Israel turns swathes of occupied West Bank into 'nature reserves'


Jerusalem (AFP)

Israel's defence minister Wednesday announced the creation of seven nature reserves in the occupied West Bank as part of efforts to maintain Israeli control, weeks before a general election.

The sites are all located in what is know as Area C of the West Bank that includes the strategic Jordan Valley, which Prime Minister Benjamin Netanyahu said in September he planned to annex.

Defence Minister Naftali Bennett, whose rightwing New Right party draws much of its support from Jewish settlers, said last week that the territory belonged to Israel and his goal was to annex it "within a short time".

In his latest move, Bennett said the Israeli-run reserves would be "under the responsibility" of the Jewish state's Nature and Parks Authority.

He also announced the expansion of 12 existing West Bank sites managed by the Israeli authority, including Qumran, where the Dead Sea Scrolls were discovered in caves between 1947 and 1956.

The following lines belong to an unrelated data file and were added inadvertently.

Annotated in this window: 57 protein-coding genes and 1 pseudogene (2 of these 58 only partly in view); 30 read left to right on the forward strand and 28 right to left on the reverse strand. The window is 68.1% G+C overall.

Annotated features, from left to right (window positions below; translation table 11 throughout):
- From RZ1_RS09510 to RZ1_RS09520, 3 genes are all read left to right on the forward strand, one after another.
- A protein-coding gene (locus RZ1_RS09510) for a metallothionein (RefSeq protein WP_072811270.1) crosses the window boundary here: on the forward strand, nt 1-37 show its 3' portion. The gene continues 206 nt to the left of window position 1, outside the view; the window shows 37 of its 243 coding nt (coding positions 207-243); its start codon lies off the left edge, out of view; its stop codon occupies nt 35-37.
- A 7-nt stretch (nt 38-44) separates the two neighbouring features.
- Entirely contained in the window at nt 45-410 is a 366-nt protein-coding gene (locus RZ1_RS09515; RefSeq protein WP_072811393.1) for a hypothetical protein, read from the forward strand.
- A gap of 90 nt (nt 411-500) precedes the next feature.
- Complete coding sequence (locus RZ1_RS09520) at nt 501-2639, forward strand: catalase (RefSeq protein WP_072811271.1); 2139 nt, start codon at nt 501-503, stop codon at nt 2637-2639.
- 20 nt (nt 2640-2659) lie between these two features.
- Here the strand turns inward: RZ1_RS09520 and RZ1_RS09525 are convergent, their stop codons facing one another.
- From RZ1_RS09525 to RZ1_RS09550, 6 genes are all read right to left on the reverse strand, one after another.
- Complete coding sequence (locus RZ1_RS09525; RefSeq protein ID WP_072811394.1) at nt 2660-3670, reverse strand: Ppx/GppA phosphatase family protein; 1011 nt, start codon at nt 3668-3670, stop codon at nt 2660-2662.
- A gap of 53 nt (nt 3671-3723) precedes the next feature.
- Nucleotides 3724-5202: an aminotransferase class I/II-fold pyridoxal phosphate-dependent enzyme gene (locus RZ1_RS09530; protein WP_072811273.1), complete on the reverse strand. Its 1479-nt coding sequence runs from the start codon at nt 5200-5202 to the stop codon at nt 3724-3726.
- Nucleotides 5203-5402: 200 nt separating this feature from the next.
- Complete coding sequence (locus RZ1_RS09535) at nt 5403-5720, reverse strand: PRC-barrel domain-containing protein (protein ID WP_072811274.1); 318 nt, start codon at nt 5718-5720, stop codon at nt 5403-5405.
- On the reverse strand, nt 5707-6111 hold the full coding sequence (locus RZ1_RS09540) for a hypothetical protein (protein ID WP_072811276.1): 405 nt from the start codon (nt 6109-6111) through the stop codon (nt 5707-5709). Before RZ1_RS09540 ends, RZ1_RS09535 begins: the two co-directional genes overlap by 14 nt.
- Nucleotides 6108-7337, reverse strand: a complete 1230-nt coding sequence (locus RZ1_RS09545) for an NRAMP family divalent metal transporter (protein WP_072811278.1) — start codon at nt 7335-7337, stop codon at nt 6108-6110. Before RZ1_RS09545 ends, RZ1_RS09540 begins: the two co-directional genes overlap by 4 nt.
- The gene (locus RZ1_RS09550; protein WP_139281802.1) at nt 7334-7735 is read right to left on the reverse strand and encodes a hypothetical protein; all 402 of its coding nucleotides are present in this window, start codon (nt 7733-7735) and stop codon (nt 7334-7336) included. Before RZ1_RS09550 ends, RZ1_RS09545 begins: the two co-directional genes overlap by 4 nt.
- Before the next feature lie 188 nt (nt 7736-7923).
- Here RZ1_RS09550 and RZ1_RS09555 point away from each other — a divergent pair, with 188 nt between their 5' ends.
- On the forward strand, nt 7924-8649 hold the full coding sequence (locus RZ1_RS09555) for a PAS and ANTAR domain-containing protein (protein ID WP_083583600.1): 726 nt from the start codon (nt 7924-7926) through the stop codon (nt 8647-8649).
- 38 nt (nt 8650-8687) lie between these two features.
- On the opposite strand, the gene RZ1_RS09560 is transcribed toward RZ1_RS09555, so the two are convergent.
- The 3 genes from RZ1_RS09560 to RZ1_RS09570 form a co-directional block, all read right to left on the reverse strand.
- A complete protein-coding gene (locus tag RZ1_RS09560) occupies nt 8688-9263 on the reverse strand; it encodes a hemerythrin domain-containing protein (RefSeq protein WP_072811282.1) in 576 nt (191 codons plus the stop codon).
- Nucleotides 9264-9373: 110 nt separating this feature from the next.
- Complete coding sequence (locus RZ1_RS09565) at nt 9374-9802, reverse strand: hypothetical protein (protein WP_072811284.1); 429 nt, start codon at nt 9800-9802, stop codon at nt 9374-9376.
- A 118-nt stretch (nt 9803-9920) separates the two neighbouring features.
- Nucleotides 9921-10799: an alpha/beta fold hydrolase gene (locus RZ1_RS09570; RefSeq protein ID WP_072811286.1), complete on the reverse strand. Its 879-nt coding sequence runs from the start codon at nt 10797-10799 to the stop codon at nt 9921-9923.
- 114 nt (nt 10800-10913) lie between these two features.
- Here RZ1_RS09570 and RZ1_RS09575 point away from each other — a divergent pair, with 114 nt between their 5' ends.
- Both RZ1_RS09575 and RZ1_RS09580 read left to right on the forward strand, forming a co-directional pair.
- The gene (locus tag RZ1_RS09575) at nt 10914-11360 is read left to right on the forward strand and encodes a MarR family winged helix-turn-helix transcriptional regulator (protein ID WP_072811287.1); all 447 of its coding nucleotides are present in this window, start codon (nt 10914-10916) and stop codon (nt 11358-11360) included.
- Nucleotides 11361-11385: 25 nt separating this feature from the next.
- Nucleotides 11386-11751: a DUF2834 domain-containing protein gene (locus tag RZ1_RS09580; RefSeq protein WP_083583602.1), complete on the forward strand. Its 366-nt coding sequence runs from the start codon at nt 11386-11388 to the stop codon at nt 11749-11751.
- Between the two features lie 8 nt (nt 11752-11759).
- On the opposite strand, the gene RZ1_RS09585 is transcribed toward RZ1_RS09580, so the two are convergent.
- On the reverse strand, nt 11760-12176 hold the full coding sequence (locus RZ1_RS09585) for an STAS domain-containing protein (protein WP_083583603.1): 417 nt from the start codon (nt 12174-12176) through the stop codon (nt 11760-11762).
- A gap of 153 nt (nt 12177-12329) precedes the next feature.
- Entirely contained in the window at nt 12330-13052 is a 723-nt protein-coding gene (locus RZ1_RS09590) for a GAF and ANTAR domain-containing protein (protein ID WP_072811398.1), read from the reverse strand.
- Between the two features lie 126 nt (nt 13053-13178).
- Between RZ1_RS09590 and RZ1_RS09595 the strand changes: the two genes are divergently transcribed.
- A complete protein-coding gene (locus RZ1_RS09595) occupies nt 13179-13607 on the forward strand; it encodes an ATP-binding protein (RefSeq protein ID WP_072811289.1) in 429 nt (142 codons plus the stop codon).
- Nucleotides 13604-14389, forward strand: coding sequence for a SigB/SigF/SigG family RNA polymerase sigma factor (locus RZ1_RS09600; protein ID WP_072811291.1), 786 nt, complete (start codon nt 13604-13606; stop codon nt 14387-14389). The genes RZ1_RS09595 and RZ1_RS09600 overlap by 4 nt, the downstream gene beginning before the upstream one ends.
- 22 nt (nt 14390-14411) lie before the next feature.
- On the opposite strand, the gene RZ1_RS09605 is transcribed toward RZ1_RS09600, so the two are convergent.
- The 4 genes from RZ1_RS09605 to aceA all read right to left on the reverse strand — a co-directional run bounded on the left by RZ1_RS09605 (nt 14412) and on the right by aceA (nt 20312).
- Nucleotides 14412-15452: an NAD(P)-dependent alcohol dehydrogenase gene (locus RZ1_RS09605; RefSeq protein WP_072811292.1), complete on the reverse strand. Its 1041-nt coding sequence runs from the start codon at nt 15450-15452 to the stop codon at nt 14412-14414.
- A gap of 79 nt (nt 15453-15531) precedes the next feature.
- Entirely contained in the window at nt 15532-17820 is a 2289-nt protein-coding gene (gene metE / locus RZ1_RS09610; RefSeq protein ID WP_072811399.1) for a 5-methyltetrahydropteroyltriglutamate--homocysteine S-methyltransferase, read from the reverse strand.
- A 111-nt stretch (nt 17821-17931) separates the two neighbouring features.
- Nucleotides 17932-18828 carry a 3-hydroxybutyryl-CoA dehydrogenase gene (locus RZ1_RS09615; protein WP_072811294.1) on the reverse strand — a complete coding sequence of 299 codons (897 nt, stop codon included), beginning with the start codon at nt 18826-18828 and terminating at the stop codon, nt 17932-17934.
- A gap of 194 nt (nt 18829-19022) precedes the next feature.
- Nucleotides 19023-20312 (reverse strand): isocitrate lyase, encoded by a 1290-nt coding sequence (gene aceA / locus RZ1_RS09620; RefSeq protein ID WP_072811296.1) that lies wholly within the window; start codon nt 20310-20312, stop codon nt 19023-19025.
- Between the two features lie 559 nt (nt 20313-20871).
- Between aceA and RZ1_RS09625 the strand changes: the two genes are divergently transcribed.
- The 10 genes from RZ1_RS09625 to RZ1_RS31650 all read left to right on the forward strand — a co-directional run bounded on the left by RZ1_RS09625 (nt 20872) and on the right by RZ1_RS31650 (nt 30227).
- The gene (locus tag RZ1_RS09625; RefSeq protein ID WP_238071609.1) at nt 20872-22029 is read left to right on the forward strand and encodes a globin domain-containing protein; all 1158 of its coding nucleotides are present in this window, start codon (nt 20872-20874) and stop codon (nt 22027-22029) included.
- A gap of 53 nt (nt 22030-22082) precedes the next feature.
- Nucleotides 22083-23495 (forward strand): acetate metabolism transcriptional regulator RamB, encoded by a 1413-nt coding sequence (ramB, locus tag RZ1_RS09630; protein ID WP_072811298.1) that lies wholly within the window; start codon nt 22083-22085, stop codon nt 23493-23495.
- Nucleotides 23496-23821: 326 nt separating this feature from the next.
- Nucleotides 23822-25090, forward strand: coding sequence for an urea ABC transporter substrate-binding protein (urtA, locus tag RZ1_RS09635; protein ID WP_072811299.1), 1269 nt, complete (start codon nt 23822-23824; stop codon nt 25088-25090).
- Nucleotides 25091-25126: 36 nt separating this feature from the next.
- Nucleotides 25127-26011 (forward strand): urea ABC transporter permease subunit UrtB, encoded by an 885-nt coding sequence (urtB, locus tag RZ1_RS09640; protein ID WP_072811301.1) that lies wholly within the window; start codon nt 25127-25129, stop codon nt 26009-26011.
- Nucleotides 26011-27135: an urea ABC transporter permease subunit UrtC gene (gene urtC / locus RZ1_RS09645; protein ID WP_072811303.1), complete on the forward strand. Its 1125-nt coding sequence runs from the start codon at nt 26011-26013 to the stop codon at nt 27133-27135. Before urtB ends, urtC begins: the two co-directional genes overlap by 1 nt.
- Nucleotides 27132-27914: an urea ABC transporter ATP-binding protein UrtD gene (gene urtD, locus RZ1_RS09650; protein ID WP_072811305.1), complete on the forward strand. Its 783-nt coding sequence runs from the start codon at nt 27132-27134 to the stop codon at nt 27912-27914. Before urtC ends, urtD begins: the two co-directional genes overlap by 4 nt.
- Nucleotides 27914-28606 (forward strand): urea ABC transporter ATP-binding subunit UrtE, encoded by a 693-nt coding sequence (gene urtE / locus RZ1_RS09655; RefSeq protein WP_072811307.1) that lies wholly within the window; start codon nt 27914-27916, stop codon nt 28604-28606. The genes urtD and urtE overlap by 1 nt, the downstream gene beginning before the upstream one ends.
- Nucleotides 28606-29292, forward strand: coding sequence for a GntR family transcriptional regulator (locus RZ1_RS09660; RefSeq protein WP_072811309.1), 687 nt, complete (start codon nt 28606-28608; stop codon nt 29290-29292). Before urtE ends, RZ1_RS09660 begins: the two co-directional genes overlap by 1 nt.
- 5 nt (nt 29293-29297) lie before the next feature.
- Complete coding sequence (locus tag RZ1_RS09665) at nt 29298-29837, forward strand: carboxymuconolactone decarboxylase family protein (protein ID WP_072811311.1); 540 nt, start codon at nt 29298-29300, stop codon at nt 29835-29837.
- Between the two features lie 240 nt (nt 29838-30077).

Bennett is seeking re-election in the March 2 elections, as part of a far-right alliance.

The Palestinian Authority was quick to condemn the latest move, accusing Bennett of "erecting a new colonial umbrella to fight the Palestinian presence in those areas".

The Palestinian foreign ministry said it would lodge complaints over the "dangerous announcement" at the United Nations and in international courts.

According to Israeli settlement watchdog Peace Now, the designated reserves total about 13,000 acres (5,300 hectares), some 40 percent of it under private Palestinian ownership.

Under Israel laws regulating nature reserves, Palestinians would be forbidden to cultivate their own land, the NGO's Hagit Ofran said.

"If it's a nature reserve, then you can uproot their (Palestinians') trees and tell them they need a special permit for any agricultural activity," she told AFP.

"It will be easier now to evict Palestinians from there."

Most of the international community consider settlements on occupied Palestinian land to be illegal.

Washington, however, bucked the consensus in November when Secretary of State Mike Pompeo said settlements were "not, per se, inconsistent with international law".